And that’s exactly how we did it. The first few rows, I think, could obviously tell it wasn’t him, but most others didn’t know at all. And there was this growing ripple of laughter throughout the auditorium when people got what was happening. I honestly had had no idea what to expect: I thought the whole thing might be an ambush—that he’d get me to his event and that what he said we were going to do in fact wasn’t what we were going to do, and I would somehow be humiliated. But he stayed on script and was very kind to me. You realized this is why he’s so successful. He realized very quickly he either could come out with a paragraph in a newspaper disavowing the movie or co-opt it and get me to his event and use the movie to get his own publicity. Once a week I still hear from somebody that they saw that keynote address on YouTube. Punch in my name in YouTube and this pops up immediately.
Anyway, when the event was over, he invited me to have dinner with him at a soba-noodle shop in downtown Manhattan. My wife was invited, too, along with his executive-design team. And I kick myself over what happened next. They all—I don’t want to say they live in fear of him—are certainly are subservient to his will and whim. But I had no dog in the race I felt much freer to crack jokes and engage him in conversation, which surprised them a bit. At a certain point in the meal, out of nowhere, he turned to his designers and said, “You know what I want to make?” And they all snapped their heads around and replied, What, Steve? What, Steve?”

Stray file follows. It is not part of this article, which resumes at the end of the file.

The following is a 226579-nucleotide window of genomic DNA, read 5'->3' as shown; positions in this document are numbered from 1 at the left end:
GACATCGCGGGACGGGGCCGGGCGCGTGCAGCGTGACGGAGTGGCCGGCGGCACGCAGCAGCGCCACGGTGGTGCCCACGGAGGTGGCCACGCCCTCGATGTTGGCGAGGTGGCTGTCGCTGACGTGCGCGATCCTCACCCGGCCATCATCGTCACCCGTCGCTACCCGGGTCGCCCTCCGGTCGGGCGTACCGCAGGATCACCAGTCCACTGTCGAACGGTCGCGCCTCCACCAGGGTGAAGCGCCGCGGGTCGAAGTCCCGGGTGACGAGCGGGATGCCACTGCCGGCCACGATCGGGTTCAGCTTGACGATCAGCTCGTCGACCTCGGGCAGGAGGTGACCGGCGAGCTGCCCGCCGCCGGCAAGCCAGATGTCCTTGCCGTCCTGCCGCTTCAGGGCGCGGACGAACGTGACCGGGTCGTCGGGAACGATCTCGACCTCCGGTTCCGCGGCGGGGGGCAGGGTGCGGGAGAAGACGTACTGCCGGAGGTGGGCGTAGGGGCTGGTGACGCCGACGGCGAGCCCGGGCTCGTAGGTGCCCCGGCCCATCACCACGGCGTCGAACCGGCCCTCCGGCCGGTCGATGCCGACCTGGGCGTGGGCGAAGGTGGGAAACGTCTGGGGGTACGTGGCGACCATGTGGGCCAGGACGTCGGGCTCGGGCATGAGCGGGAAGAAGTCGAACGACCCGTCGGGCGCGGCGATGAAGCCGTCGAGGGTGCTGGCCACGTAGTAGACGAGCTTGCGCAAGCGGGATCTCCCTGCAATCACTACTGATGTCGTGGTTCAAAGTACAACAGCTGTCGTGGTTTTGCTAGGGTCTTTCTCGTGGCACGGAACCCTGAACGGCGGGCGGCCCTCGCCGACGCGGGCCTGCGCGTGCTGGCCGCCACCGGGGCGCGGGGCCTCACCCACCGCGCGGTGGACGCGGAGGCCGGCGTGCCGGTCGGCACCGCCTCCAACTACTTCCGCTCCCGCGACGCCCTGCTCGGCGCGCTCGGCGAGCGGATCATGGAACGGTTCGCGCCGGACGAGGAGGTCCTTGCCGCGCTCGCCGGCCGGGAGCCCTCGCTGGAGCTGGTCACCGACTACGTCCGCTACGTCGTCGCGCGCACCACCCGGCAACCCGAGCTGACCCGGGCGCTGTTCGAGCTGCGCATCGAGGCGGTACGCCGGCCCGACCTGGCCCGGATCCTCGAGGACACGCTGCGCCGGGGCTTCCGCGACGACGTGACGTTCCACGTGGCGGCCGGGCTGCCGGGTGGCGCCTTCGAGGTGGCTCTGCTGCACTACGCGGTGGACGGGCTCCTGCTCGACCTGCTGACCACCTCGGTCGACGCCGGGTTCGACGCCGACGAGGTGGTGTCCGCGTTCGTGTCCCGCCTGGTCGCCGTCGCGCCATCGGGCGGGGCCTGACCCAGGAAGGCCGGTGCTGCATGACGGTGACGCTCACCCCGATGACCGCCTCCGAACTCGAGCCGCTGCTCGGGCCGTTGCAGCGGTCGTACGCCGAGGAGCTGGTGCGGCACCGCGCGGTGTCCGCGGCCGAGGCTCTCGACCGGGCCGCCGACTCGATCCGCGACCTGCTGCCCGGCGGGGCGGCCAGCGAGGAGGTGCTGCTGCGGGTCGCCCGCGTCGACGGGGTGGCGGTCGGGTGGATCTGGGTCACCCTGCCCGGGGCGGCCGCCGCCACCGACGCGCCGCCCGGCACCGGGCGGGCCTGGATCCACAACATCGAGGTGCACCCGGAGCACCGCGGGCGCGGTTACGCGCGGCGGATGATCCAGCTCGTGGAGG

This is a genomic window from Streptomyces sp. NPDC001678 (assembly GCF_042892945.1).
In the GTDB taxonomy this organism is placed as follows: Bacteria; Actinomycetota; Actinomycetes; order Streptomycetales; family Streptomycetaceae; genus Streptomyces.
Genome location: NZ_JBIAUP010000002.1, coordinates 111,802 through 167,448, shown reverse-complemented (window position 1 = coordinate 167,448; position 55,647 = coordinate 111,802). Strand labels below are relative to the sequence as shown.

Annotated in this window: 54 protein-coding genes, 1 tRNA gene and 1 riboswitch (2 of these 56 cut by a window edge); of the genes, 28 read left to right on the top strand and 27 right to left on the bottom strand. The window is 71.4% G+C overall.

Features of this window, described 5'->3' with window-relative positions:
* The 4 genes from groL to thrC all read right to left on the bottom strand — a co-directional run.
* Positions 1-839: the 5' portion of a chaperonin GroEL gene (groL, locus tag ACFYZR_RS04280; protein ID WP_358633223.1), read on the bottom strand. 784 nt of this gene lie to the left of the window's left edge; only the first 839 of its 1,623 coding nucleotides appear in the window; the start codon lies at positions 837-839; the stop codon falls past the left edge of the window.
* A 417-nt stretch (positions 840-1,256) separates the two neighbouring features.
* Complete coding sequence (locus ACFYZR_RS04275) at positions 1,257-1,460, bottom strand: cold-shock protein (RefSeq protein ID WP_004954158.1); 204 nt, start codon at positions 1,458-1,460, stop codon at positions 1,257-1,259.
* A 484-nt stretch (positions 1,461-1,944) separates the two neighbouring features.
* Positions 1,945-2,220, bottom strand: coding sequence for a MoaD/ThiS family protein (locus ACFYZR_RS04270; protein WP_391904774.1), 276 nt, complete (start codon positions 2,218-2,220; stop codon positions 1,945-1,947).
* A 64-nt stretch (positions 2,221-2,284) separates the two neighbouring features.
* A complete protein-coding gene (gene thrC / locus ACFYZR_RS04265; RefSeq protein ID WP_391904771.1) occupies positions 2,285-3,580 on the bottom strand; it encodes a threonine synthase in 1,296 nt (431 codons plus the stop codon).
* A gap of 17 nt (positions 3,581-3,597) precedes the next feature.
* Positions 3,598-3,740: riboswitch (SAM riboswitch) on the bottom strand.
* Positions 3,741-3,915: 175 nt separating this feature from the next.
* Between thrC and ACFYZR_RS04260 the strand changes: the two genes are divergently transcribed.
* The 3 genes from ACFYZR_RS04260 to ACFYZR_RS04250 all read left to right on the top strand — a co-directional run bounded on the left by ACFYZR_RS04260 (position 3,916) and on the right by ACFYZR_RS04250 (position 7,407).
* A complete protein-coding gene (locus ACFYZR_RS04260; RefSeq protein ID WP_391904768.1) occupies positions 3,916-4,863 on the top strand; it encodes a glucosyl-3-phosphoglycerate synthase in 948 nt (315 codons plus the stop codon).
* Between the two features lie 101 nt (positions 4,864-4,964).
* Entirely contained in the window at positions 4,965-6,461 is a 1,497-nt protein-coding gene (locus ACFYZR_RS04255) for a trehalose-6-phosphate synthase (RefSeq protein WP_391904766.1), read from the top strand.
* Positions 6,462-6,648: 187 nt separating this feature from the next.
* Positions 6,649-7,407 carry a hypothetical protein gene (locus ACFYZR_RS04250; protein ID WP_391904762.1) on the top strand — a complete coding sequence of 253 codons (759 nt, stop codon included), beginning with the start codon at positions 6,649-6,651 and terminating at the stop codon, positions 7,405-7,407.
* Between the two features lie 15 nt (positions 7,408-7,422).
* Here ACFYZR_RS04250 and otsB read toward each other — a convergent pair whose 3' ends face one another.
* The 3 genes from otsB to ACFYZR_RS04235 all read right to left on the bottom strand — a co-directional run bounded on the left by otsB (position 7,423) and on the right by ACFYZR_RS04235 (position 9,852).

“You know those picture frames that has my kid in his baseball cap and uniform?”
“Yeah, Steve! Yeah, Steve! We know picture frames!”
“Well, I want to make a picture frame where the picture’s not a picture, but a little movie of the kid swinging the bat and hitting the ball. Can we do that?”
“We can do that, Steve!” said the designers in unison.
“I’ll show you what I mean.”
And he took his napkin and started sketching out the schematics and he passed the napkin around the table. They all approved the design – nobody touched it, there were no changes or suggestions. The check soon came and we started to get up the leave—and the napkin just sat there on the table. I thought to myself, “I got to take that napkin” and my hand was on it, but Steve called from the door and asked, “Noah, you want to share a cab with me?” So I put the napkin down. I could have had an Edison original.
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I think we’ve only spoken one time since then. He was going to be in L.A. and he wanted to visit the set of “E.R.” But I never heard from it about it. Another time I e-mailed him that we were switching all the computers on the emergency-room set and did he want them to be Apples instead of the Gateways the producers were proposing. But I never heard back from him on that.
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I use a G4 Powerbook. I bought it myself! I didn’t even get the Mac they were debuting at that Macworld! [Wyle did the appearance for free.]
For more, please read Fortune‘s ebook All About Steve.